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Phase change of reflected wave - is there a polarization dependence?

  1. Jun 22, 2012 #1
    Does a light wave in air (n1 = 1) that is reflected off a glass surface (n2=1.5) experience a 180deg phase change? Looking at the Fresnel equations (theta = 0deg) I learn that:

    according to http://en.wikipedia.org/wiki/Fresnel_equations

    rp = (n2-n1)/(n1+n2) = 0.2 and rs = (n1-n2)/(n1+n2) = -0.2

    rp indicates no phase shift, while rs does indicate at 180 deg phase shift (rs is negative).

    Intuitively, the phase shift should not depend on polarization at normal incidence (theta = 0deg). How do I understand the above formulas? What if the polarization is circular?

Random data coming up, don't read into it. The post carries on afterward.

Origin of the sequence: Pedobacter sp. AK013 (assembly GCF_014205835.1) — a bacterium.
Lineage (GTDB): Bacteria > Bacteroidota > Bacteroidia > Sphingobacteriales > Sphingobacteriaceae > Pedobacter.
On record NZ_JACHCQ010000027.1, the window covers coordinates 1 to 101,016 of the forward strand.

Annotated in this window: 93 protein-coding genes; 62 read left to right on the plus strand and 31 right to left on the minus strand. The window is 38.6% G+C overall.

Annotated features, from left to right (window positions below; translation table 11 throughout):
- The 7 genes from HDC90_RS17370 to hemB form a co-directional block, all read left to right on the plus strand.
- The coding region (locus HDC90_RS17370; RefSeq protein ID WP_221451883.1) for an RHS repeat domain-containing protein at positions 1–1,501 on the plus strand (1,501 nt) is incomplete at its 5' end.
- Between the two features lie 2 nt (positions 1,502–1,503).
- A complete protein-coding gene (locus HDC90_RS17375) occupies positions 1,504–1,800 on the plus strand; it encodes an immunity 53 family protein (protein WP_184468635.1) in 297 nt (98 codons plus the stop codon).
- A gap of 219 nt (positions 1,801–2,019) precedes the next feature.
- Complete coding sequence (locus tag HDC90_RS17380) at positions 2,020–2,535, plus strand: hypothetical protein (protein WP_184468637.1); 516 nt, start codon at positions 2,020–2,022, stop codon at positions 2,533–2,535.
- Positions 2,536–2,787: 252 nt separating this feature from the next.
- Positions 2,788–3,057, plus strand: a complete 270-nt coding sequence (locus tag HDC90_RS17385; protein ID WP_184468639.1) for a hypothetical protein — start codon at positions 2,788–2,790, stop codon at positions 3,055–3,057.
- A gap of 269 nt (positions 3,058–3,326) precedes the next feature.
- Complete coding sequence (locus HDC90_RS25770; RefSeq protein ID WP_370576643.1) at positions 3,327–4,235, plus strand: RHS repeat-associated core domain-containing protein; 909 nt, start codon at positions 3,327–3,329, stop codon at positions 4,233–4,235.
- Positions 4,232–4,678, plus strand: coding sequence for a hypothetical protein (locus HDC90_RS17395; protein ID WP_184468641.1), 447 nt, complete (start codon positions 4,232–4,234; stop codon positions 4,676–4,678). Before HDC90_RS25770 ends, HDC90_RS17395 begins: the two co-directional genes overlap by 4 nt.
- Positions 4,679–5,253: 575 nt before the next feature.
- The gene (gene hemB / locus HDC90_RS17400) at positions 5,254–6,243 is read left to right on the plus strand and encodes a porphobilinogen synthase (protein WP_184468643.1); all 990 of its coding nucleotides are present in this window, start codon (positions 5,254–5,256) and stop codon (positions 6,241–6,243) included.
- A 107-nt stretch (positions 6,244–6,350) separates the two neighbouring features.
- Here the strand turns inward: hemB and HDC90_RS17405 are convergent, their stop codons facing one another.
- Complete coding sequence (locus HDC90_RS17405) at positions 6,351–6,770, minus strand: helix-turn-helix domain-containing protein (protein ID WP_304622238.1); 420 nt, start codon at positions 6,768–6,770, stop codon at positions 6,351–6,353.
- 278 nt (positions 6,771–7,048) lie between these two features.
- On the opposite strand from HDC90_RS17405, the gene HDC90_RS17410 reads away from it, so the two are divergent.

2. jcsd
  3. Jun 22, 2012 #2


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    For normal incidence, all incident waves have, effectively, the same (horizontal) polarisation because the field vectors are parallel with the plane of the reflecting surface. It's just a consequence of 'feeling' the geometry. Distinguishing between HP and VP is easy for large angles of incidence (glancing contact) but the parallel component of an incident VP wave gets larger as the angle of incidence approaches zero and the normal component goes to zero.

    After reflection for non-normal incidence, circularly polarised EM is no longer circular. At the Brewster angle, the polarisation becomes Plane.
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